- If you are invited out for a meal, remember it is only one meal. Maintain your normal pattern the rest of the day. There is a tendency to skip breakfast or lunch to “save up” for dinner, but that usually back fires. It’s more difficult to make good choices when you’re really hungry.
- During a dinner party or event, choose items that you really want to eat. We often eat what we think we should eat, and then eat what we want to eat. Keep it simple, eat only what you really like.
- After the event, return to your normal healthy routine. If you don’t have one, get one!
- Unless you have food sensitivities or allergies, go ahead and indulge in those most prized treats. If you only get your grandmothers sugar cookies once a year, enjoy a couple. If cranberry relish is a favorite, now is the time. If Christmas Day lasagna is a family tradition and you love it, great.
- Slow down and really taste your favorite foods. Notice the flavor and texture, revel in it. No guilt, pure joy.
- If you notice that an old favorite doesn’t taste as good as you remember, don’t finish it. Perhaps the memories associated food may have been what you enjoyed, more than the food itself.
- Realizing that you are free to eat what you like can reduce the stress of attending parties and events.That’s the same stress that often causes us to overeat.
- Eat with intention. Pause and set the intention to enjoy the food, let it nourish your body and warm your soul.
- Feel gratitude for the food and the hands that have prepared it. Your hosts are sharing their best with you. Appreciate the thought and gesture, even if it is not your usual cuisine.
- Skip the regret. When you look back on the evening before, remember the conversations, the time spent with friends and family and the wonderful meal with pleasure. Regret will not change what has already happened. You are always free to make alternate choices next time.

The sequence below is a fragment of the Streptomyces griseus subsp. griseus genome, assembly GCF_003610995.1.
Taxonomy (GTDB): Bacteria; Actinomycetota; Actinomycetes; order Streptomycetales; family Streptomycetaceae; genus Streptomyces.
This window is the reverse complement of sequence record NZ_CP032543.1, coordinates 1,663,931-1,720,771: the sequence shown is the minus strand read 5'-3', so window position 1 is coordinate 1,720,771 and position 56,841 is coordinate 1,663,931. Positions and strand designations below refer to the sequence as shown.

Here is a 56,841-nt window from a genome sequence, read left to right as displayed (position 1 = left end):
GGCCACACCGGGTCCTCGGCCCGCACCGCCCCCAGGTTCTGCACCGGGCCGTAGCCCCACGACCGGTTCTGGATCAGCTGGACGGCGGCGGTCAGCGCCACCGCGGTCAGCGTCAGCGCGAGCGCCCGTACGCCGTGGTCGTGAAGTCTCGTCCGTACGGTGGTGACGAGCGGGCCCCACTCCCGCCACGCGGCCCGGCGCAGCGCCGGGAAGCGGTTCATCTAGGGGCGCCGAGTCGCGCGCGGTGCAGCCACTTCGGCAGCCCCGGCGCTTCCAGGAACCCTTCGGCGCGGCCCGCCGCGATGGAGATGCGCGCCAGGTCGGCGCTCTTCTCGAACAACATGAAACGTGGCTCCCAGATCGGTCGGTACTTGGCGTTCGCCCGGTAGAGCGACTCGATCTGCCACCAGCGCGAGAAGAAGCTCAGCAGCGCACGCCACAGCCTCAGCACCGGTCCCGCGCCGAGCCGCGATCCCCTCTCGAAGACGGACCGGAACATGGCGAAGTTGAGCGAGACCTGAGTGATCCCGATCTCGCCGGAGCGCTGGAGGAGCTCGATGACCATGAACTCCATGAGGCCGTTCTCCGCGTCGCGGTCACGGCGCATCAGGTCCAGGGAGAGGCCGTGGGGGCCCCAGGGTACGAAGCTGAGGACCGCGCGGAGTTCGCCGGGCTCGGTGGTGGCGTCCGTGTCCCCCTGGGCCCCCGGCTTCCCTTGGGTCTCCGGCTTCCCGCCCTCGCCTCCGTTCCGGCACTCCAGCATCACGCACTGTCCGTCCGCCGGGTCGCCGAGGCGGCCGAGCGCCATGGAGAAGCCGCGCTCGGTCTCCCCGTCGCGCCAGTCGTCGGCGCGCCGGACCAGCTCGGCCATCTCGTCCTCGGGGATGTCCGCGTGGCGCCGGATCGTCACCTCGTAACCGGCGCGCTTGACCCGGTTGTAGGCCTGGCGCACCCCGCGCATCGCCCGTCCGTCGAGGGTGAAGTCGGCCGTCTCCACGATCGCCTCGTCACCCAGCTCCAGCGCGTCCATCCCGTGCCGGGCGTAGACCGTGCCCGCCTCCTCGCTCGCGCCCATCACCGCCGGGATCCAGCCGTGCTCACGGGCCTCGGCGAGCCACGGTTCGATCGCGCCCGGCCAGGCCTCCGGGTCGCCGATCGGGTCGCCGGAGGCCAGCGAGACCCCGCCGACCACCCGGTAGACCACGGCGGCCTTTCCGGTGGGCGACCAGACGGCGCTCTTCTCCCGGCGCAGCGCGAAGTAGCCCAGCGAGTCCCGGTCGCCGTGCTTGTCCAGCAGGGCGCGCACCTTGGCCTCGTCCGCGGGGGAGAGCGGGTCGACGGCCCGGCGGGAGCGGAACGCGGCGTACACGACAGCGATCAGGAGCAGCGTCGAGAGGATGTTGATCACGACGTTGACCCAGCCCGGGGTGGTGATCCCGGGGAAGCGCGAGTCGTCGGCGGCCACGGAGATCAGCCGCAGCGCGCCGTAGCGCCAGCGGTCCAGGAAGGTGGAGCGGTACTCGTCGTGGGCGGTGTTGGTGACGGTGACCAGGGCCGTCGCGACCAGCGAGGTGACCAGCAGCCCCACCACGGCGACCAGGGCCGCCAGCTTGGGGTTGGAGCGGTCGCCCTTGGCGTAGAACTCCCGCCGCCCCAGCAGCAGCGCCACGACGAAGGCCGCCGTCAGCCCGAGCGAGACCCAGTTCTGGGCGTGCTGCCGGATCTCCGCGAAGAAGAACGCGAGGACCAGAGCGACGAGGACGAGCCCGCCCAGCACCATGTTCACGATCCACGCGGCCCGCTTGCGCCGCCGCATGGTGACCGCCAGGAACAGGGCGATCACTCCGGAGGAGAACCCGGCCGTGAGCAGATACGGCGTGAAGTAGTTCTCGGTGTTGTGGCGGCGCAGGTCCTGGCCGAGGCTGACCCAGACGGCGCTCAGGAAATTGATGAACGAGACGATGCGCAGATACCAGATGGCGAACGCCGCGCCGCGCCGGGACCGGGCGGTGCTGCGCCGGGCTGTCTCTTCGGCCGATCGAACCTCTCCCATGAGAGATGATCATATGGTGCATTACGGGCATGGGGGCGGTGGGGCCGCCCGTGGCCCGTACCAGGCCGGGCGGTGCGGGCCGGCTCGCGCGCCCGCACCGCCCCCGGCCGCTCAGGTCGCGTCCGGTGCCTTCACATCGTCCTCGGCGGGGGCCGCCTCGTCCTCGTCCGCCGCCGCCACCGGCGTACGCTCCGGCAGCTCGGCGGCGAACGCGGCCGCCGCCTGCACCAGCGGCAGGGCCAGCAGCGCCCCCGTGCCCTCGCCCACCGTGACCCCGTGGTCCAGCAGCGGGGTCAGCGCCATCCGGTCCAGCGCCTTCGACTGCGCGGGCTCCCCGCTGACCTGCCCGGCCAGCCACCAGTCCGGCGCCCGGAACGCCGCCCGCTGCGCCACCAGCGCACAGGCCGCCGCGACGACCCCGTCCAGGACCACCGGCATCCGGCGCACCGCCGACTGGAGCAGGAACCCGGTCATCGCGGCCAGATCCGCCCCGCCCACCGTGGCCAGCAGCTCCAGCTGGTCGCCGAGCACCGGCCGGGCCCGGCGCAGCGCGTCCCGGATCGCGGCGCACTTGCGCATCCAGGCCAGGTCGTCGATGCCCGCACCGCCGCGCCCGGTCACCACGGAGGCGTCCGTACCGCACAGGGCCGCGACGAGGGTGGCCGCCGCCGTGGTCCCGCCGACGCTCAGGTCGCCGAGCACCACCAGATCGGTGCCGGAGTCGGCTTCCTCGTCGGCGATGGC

At some point, do you find yourself just trying to survive the holidays? That was my plan for many years until my “survival scheme” left me sick and in bed for the first week of January.
I was always very excited about a few special events, then my calendar would start to fill with work obligations, school programs and distant relatives passing through town. I’d rationalize, its only a couple weeks. But if you’re like most of me, you feel the start of the holiday season somewhere around mid November. So by the time we ring in the New Year, that’s more than six weeks of so-called survival.
I’m sure I should have prioritized better, but each event crept in, one at a time, and I hadn’t yet learned to say no.
So what is my fool-proof plan for thriving during the holidays?
1. Know your limit. Mine is a max of 4 events in a week. You may feel fine with more, but remember it’s about thriving, not just surviving. This is part of being discerning and selective with your time and energy.
2. Subtract 1. Limit-1=events booked. It’s that simple. When you are accepting invitations or hosting parties ask yourself is that event is worthy of one of your precious time slots. Don’t just fill up your time because there isn’t anything else on your calendar at the moment.
3. Just say no–or better yet, ‘No thank-you’ I’ve had to practice the art of “saying no”. No, is a complete sentence. You are not required to explain yourself. A simple response is always best. “Thank you for thinking of us, but we won’t be able to make it to your cookie decorating party this year. I hope you have a wonderful time.”